By RYAN LAWRENCE
Tony Gissi recently did some research and is pretty confident the oldest tree in the borough is the oak just outside his house.
“The circumference is 16 feet, you take that and divide by pi and then, with (a white Oak), the growth factor is five, so you multiply by five,” Gissi explained. “This tree is 300 years old. This thing has been here before Palmyra.”
But unfortunately for Gissi; his wife, Cindy Sheehan; and other residents in their neighborhood, the historic tree is under attack. In mid-July, Sheehan noticed a wet, gooey substance coming from it.
“And then we did the research,” she said. “And then we saw the insects.”
The invasive spotted lanternfly, which can cause serious damage in trees and crops, has officially arrived in town.
An insect native to China, Bangladesh and Vietnam, the insect arrived on American shores (accidentally, on a ship into New Jersey bound for Pennsylvania) about a half decade ago. Its infestation began in Berks County, Pennsylvania, and it has worked its way through that state and, within the last year, through New Jersey, too.
“It’s getting worse,” said Michael Johnson, coordinator of Rutgers Master Gardener Program of Burlington County. “It’s not a great flyer, but it’s a great hitchhiker. It started to get on the different modes of transportation from Pennsylvania.
“The hope was that Pennsylvania and New Jersey were in a position to start to stop it before it starts spreading to the states south and north,” Johnson continued. “One of the concerns in New York is that they have a lot of vineyards, because it does like grape plants. And also hops.”
So our adult beverages are under attack? Johnson chuckled.
“Right now, with the (COVID) quarantine and storms we’ve had, those have seemed to become essential,” he said.
But the ramifications of the Spotted lanternfly are no laughing matter. The bug is a major threat to the agriculture industry and could have a devastating effect on the people who work in The grapes, apples, hardwood and hops industries.
Since Burlington is the largest county in the state, the spotted lanternfly, which looks moth-like as an adult and similar to a ladybug as a juvenile, has the potential to continue running amok and ruining plant life. In addition to hops and vines, the insect can be destructive to black walnut trees and some species of both maple and oak trees, too.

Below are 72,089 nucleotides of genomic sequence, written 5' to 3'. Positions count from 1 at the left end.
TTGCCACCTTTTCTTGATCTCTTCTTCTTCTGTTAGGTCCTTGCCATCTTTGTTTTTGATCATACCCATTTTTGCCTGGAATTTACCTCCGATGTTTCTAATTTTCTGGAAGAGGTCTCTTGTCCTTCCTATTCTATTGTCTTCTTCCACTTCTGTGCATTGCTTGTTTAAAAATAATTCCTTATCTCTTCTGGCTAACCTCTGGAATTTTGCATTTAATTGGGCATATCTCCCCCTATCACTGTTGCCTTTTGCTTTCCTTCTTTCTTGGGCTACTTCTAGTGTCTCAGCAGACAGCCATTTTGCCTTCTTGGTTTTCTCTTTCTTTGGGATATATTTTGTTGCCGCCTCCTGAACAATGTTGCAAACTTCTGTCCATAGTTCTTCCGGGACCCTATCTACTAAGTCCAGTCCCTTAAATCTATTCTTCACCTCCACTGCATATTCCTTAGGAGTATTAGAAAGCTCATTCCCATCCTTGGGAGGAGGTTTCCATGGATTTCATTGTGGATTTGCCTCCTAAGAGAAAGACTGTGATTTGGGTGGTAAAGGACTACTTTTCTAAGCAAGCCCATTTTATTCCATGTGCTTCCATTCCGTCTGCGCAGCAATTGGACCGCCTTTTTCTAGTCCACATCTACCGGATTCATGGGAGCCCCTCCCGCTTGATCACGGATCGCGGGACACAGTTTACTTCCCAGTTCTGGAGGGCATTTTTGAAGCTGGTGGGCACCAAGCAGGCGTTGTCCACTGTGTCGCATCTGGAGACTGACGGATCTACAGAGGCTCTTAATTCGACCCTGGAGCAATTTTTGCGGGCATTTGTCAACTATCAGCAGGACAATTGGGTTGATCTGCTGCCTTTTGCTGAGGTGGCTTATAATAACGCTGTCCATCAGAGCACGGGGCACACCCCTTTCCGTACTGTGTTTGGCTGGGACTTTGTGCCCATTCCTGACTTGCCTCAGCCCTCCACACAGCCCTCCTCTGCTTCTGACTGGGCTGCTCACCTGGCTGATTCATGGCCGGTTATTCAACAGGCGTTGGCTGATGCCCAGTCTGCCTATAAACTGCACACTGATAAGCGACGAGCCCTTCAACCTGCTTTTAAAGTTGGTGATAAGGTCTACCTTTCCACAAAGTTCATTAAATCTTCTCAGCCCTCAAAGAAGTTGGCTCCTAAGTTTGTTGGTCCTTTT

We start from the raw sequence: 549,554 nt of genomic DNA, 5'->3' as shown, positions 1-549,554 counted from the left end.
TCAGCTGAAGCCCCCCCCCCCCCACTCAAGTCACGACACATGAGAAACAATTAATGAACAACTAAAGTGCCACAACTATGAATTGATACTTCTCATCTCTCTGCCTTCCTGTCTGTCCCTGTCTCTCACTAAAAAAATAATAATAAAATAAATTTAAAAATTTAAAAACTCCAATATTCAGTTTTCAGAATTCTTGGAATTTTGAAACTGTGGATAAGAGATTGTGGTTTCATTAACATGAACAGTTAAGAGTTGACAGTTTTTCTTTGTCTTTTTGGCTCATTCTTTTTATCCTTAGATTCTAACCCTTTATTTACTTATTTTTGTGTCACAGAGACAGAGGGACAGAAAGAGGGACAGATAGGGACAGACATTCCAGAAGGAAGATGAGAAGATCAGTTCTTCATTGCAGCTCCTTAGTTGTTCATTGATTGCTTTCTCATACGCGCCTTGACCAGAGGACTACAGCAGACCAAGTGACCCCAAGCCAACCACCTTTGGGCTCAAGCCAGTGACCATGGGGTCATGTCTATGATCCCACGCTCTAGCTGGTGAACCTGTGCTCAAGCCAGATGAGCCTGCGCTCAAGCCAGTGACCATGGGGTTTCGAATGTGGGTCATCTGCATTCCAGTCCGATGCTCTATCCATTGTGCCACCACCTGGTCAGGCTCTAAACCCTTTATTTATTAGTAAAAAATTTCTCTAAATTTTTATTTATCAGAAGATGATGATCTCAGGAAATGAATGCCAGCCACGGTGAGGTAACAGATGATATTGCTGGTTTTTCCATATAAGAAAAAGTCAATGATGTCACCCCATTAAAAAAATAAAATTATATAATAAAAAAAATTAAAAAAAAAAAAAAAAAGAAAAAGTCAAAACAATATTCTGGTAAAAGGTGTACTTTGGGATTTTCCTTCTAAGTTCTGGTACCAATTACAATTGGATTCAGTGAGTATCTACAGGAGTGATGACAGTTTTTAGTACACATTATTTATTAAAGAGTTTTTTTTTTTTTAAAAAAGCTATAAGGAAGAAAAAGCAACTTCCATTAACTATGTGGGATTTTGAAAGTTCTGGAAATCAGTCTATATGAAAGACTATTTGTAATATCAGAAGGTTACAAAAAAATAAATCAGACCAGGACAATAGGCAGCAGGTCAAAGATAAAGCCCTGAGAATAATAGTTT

When spotted lanternflies eat, they excrete a sugary substance (what Sheehan saw on her sidewalk under the 300-year-old Oak tree) that results in the growth of black mold. Although harmless to people and animals, the mold causes damage to plants.”
“We’re still taking sightings; people are calling here and we’re keeping an eye on sightings, but it’s here,” Johnson warned. “The first area that we were really seeing it was Palmyra Cove. And then it just started increasing from there. We’ve had reports in Moorestown, Marlton, Mt. Laurel, Marlton.”
So what should you do? It’s fairly simple: kill them. But be warned; that’s sometimes easier said than done.
“They’re very fast,” Johnson said. “They don’t fly that great but they’re great leapers. My mom lives in Bristol, Pennsylvania, and I’m buying a set of insect nets to try to catch as many as we can. Because if they get to the egg-laying stage, each case can have 35 to 50 eggs, and it just multiplies from there. So however you can eradicate them, please do.”
A spokesman for the New Jersey Department of Agriculture had three bullet points about the spotted lanternfly to pass along to people:
- Eliminate them if you can.
- They do not harm people or pets.
- Send the exact address of where you see them to slf-plantindustry@AG.NJ.GOV.
Johnson’s department at Rutgers also recommends that residents notify them of sightings (include the town, county and, if possible, a photograph) to email@example.com while farmers, nurserymen and vineyardists should report sightings to SLFfirstname.lastname@example.org.
And while you may see the adult lanternfly hopping around your yard now (they especially like the invasive plant Tree of Heaven), you want to be on the lookout for the eggs they’ll lay shortly.
“In the fall, once they start laying eggs, look for egg masses and destroy them,” Johnson advised. “They can lay eggs on trees, and once they do that, it sort of blends in, like a glaze. They’ve been known to lay them on brick and also patio furniture. You can take a harder plastic, like a thick credit card, and scrape them off, put them into a plastic bag and put alcohol in the bag and make sure it’s sealed up to dispose of them.
“The adults that are here are here,” Johnson continued. “So you try to get as many as possible. But the battle is going to be with the egg masses coming up. And it’s going to be en masse quickly. If you look at the folks in Pennsylvania, they are just inundated with them.”
Dealing with the spotted lanternfly is an all-hands-on-deck situation. Residents have to do what they can to slow the spread of the insect, even if it means recruiting kids who are looking for something to do this summer.
“We have 8- and 9-year-olds in the neighborhood.,” Sheehan said. “They would try to catch them as they got close (to the trap on the Oak tree) and they’d grab one and pull the head off. They had a great time … Another neighbor, who has a vegetable garden and was getting them all over her vegetables and blackberries, she filled a spray bottle with one cop of Epsom salts and two cups of water. It didn’t kill them, but it slowed them down tremendously where you can kill them. And it worked.”
Residents can find more information on the spotted lanternfly through the Rutgers extension in Burlington County, at (https://njaes.rutgers.edu/spotted-lanternfly/), through the state (www.nj.gov/agriculture/divisions/pi/pdf/SLFHomeownerTreatmentRecs.pdf), and on the Rutgers Master Gardners of Burlington County Facebook page (www.facebook.com/Rutgers-Master-Gardeners-of-Burlington-County-97073488689/?ref=bookmarks).